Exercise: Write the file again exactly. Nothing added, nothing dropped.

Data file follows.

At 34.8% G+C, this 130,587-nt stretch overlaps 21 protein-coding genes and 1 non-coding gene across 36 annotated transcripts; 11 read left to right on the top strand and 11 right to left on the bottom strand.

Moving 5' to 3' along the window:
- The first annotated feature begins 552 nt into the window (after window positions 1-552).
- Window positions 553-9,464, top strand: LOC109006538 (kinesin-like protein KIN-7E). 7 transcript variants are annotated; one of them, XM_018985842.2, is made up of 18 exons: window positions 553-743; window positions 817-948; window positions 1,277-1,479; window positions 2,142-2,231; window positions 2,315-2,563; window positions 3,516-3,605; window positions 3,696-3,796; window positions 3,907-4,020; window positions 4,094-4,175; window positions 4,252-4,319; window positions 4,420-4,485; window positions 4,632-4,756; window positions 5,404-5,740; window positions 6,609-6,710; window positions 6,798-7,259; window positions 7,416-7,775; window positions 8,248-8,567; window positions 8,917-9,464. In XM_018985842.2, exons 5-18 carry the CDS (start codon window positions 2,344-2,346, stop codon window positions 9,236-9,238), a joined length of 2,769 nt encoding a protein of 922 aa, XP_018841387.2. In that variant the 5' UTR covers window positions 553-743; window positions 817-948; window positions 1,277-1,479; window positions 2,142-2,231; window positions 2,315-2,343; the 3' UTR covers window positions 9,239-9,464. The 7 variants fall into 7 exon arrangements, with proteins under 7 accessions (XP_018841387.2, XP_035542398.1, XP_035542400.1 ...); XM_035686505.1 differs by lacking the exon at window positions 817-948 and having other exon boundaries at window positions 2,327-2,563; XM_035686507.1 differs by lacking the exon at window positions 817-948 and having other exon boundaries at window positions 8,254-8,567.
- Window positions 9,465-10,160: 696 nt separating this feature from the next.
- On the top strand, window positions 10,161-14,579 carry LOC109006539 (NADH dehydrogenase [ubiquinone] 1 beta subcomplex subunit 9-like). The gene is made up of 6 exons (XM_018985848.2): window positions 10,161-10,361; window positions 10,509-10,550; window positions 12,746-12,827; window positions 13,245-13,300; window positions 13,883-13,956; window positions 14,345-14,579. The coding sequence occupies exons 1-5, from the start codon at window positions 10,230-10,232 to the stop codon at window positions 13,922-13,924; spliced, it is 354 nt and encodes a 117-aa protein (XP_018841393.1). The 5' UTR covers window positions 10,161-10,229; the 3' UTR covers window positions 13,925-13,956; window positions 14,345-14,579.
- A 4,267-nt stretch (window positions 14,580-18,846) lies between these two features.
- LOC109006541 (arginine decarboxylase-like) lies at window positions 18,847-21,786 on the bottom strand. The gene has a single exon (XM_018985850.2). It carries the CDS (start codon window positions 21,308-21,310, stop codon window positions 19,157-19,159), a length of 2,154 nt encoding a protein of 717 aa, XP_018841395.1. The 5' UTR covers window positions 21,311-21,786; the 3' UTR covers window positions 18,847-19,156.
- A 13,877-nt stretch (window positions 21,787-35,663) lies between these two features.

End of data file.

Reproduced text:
At 34.8% G+C, this 130,587-nt stretch overlaps 21 protein-coding genes and 1 non-coding gene across 36 annotated transcripts; 11 read left to right on the top strand and 11 right to left on the bottom strand.

Moving 5' to 3' along the window:
- The first annotated feature begins 552 nt into the window (after window positions 1-552).
- Window positions 553-9,464, top strand: LOC109006538 (kinesin-like protein KIN-7E). 7 transcript variants are annotated; one of them, XM_018985842.2, is made up of 18 exons: window positions 553-743; window positions 817-948; window positions 1,277-1,479; window positions 2,142-2,231; window positions 2,315-2,563; window positions 3,516-3,605; window positions 3,696-3,796; window positions 3,907-4,020; window positions 4,094-4,175; window positions 4,252-4,319; window positions 4,420-4,485; window positions 4,632-4,756; window positions 5,404-5,740; window positions 6,609-6,710; window positions 6,798-7,259; window positions 7,416-7,775; window positions 8,248-8,567; window positions 8,917-9,464. In XM_018985842.2, exons 5-18 carry the CDS (start codon window positions 2,344-2,346, stop codon window positions 9,236-9,238), a joined length of 2,769 nt encoding a protein of 922 aa, XP_018841387.2. In that variant the 5' UTR covers window positions 553-743; window positions 817-948; window positions 1,277-1,479; window positions 2,142-2,231; window positions 2,315-2,343; the 3' UTR covers window positions 9,239-9,464. The 7 variants fall into 7 exon arrangements, with proteins under 7 accessions (XP_018841387.2, XP_035542398.1, XP_035542400.1 ...); XM_035686505.1 differs by lacking the exon at window positions 817-948 and having other exon boundaries at window positions 2,327-2,563; XM_035686507.1 differs by lacking the exon at window positions 817-948 and having other exon boundaries at window positions 8,254-8,567.
- Window positions 9,465-10,160: 696 nt separating this feature from the next.
- On the top strand, window positions 10,161-14,579 carry LOC109006539 (NADH dehydrogenase [ubiquinone] 1 beta subcomplex subunit 9-like). The gene is made up of 6 exons (XM_018985848.2): window positions 10,161-10,361; window positions 10,509-10,550; window positions 12,746-12,827; window positions 13,245-13,300; window positions 13,883-13,956; window positions 14,345-14,579. The coding sequence occupies exons 1-5, from the start codon at window positions 10,230-10,232 to the stop codon at window positions 13,922-13,924; spliced, it is 354 nt and encodes a 117-aa protein (XP_018841393.1). The 5' UTR covers window positions 10,161-10,229; the 3' UTR covers window positions 13,925-13,956; window positions 14,345-14,579.
- A 4,267-nt stretch (window positions 14,580-18,846) lies between these two features.
- LOC109006541 (arginine decarboxylase-like) lies at window positions 18,847-21,786 on the bottom strand. The gene has a single exon (XM_018985850.2). It carries the CDS (start codon window positions 21,308-21,310, stop codon window positions 19,157-19,159), a length of 2,154 nt encoding a protein of 717 aa, XP_018841395.1. The 5' UTR covers window positions 21,311-21,786; the 3' UTR covers window positions 18,847-19,156.
- A 13,877-nt stretch (window positions 21,787-35,663) lies between these two features.